The Government has announced it will be reforming Stamp Duty in the next finance bill due in 2003. Disappointingly, the recent Budget only removed the tax on commercial holdings in deprived areas, bringing it in line with policy on residential properties.
The present system is a major concern for the residential mortgage industry. According to the Council of Mortgage Lenders (CML), if house prices continue to rise, 66% of first-time buyers will find themselves liable for the tax by the next Budget ‘ around one million homes would be over the current £60,000 threshold.
The proportion of homes priced over £60,000 has increased greatly in the last four years. The average first-time buyer in the West Midlands, East Anglia, South West, South East, Greater London and Northern Ireland is now likely to hit the threshold for Stamp Duty, compared to 1992 when only London was typically affected. The effect this has had on Government revenue has been spectacular. Residential Stamp Duty was worth £2.2bn in 2000/2001, compared to £675m in 1996/1997.
The CML’s main concern is that the tax is levied in a slab structure. Taxing the entire price of a property is seen as unfair, if only a small proportion of the total value exceeds the threshold.
Michelle Vosper, press and parliamentary officer of the CML, said: ‘We would want a more graduated structure on Stamp Duty, rather than paying the rate on the total price. We would also like to see tax paid on only the proportion that goes over the band.
‘The current system distorts the market and encourages tax avoidance. The whole system is out-dated and needs looking at ‘ which the Government has agreed to do. Obviously we will be working closely with them once the review takes place.’
The concern has not only been the threshold for the tax but the rate it is levied at. For a four-bedroom family home in Clapham, South London worth £600,000, Stamp Duty amounts to £24,000 ‘ more than an average worker earns in a year. The rise in Stamp Duty has, until now, been justified on the grounds that it would help to dampen the upper end of a booming property market without affecting hard-pushed first-time buyers at the lower end. However, it seems the tax has simply added to the considerable costs of moving home, without doing anything to steady prices.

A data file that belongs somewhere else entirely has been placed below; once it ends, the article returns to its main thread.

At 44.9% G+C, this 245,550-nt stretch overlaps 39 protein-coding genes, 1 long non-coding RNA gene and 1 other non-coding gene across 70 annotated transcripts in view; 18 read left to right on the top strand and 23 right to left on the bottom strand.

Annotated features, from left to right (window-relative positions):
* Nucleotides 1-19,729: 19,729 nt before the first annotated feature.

F&C Management Ltd (formerly Foreign & Colonial) welcomed the abolition of Stamp Duty on commercial property in deprived areas, and foresees an increase in urban regeneration business. However, it believes the level of duty levied elsewhere is unfair.
Tim Bell, director-property at F&C, said: ‘F&C believes the current level of Stamp Duty at 4% is discriminatory when compared to the 0.5% Stamp Duty levy that applies to equities. The property market requires liquidity to enable it to operate efficiently. The current high level of duty discourages liquidity and is inconsistent with the Chancellor’s declared aim of increasing productivity, investment and enterprise.’
He added he did not see the taxation level falling significantly due to the revenue, but that the method may change, getting rid of the thresholds and taxing at a flat rate, for example.
Skipton Building Society was no more hopeful that the burden of taxation would reduce.
Colin Dale, head of lending at Skipton, said: ‘The Treasury has announced the Government is committed to the reform of Stamp Duty in 2003, but few in the industry expect much change. It is an easy tax to collect and, seeing as the revenue gain since 1997 is so enormous, it simply cannot be replaced by something else. Any modifications to the tax will probably be more to do with its collection, administration and combating avoidance, as opposed to structural changes. Overall, we do not envisage it getting any easier for the homebuyer.’
Meanwhile Alex Bannister, chief economist at Nationwide Building Society, said instead of reducing Stamp Duty, the Government is more likely to consider means of preventing tax avoidance: ‘My feeling is they will look at ways that people are currently avoiding the tax, closing the loopholes. They may go for a system like Income Tax, where there is a tax-free allowance with tax paid on any amount over that in a graded scale. Presumably the top end would pay more and the bottom less, which would be consistent with the Government’s other policies.’
But he added the Government would have to be careful about how high they make the upper band. Citing low-tax in US, where people move to where the work is and Europe, where taxes on moving are so high meaning people move infrequently. He said: ‘We are an owner-occupied country and need to be able to move house.’